With the high temperatures and low rainfall so far this spring and summer, we’ve certainly gotten our just desertsand then some.
And as a result of the conditions, earlier this week the Department of Environmental Protection issued a water supply drought watch for North and Central Jersey.
The drought watch affects the Northeast, Northwest and Central regions. These regions include all of Bergen, Passaic, Morris, Essex, Hunterdon, Hudson, Mercer, Middlesex, Somerset, Sussex, Union and Warren counties.
The purpose of the watch, according to the official release, is to “raise public awareness, formally alert all water suppliers in the affected regions, and seek voluntary cooperation to preserve existing supplies. The goal is to moderate demand should dry conditions persist.”
The DEP is urging residents in the affected areas to voluntarily conserve water and for the rest of the state to practice “wise water use due to continued dry weather that is impacting levels in reservoirs, lakes, rivers and streams as well as shallow ground water sources.”
Fret not, green-thumbers — all is not dust in the wind, or, should I say, in our gardens.
There are a number of ways to moderate water demands in our yards, without significantly affecting or hurting our plants.
Here are few tips for keeping your vegetation cool and comfortable in this time of extreme heat/drought:
ä Apply/add 2 to 3 inches of mulch around plants. Mulch helps keep in moisture around the base/roots of the plant.
ä Avoid watering lawns and plants during the heat of the day, since much of this water will evaporate without helping. The best time of day to water is the morning. It’s cooler for you and the plants.
ä It’s getting a little late in the season to install drip hoses or water barrels, but if you have wanted to do it anyway, give it a try. Drip hoses are a way to conserve and get water directly to the roots of the plants. Water barrels not only help with recycling runoff, they also can help with erosion issues.
ä Use a hose with a hand-held nozzle or a watering can to water shrubs, trees or flowers instead of a sprinkler. This will allow you to get the water to the roots, where the water is most needed. Water on leaves can spread disease.
ä If you must water lawns and landscaping, do so no more than two times per week for 30 minutes in the morning or late evening.
ä Know your plants’ needs. Some plants need a lot of water — like ferns, hydrangea and most vegetable plants. But some don’t need a lot of water — like sedum, salvia and coreopsis.
ä Don’t think waterlogging a plant is the answer. Roots need air to breathe. When the soil is filled with water, roots and absorption of water and minerals can be compromised.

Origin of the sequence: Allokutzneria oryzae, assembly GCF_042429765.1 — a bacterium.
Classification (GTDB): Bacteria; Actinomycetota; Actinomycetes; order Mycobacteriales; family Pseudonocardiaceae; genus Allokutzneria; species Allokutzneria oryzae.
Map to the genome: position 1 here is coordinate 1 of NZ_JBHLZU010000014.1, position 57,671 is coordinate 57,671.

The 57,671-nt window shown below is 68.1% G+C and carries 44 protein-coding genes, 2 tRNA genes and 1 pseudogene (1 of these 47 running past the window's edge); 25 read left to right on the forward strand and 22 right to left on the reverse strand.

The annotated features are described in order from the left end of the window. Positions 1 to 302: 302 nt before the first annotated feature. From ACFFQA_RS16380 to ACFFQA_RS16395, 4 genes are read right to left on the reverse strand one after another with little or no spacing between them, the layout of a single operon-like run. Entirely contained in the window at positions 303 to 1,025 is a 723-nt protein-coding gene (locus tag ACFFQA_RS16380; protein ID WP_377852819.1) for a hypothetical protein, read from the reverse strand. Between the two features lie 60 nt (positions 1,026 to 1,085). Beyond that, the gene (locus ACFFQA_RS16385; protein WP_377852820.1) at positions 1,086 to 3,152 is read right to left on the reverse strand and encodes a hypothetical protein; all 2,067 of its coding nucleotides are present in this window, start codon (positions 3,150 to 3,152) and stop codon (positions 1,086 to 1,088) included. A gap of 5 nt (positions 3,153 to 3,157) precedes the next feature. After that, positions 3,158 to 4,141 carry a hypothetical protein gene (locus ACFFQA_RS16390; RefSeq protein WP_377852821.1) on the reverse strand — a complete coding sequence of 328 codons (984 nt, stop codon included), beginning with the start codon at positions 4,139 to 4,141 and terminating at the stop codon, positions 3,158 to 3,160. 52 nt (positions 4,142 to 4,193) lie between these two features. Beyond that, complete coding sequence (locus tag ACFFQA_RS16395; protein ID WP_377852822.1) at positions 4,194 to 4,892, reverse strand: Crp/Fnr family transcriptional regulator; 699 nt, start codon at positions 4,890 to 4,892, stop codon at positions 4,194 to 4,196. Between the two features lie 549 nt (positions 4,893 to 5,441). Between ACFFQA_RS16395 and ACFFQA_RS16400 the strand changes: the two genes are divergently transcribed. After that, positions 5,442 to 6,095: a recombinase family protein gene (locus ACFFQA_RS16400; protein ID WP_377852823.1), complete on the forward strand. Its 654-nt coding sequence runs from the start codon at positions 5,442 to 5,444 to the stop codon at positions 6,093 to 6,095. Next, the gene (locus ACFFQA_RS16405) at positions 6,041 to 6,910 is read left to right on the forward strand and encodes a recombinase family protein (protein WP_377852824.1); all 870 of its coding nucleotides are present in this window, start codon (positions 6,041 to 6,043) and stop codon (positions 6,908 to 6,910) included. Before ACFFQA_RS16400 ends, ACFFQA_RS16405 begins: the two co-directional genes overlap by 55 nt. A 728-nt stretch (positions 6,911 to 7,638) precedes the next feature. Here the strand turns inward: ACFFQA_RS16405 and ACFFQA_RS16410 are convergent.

ä Continue to deadhead plants and pick off ripened fruits and vegetables. The less the plants have to worry about, the less they will need watering.
ä One of the reasons plants in containers are a good idea: They are mobile. Move your containers to shaded areas to protect them from extreme sun exposure. Also, keep them off heat-intensive areas like rock, cement or macadam.
ä One of the reasons plants in pots are more of a chore: Containers need more watering than those in the ground. You could try using slow-watering plant decanters. A decanter (often sold as a globe) is filled with water and placed in the container, next to the plant. The plant absorbs the water (with little evaporation) when it needs it.
ä Check your outdoor faucets, pipes, hoses, watering cans and sprinklers for leaks.
ä If you are boiling veggies (like corn, this time of year) or even pasta, reuse the water. Let the liquid cool and pour it into the watering can for future use. Corn water — with all its nutrients — is especially good for plants.
ä Place pails, saucers and containers around your yard to collect water when it does rain. Use that to water plants. To keep mosquitoes from visiting, don’t allow water to sit.
For more information on water conservation, call 800-4-ITS-DRY or visit njdrought.org/ideas.html.
ä Rodale Institute has announced the recipients to be honored at the upcoming Sixth Annual Organic Pioneer Awards.
Yearly, the OPA recognize one research scientist, farmer and business that are helping lead the way to an organic planet.
This year’s recipients are Dr. Warren Porter, an environmental toxicologist from the University of Wisconsin, Madison, studying low-level pesticide exposures in food and water; farmer David Vetter, owner of Grain Place Foods in Nebraska, whose farm is among the first in the region to be certified organic; and David Bronner, CEO of Dr. Bronner’s, a natural soap manufacturer and organic body care and food products maker.
For more information, visit rodaleinstitute.org.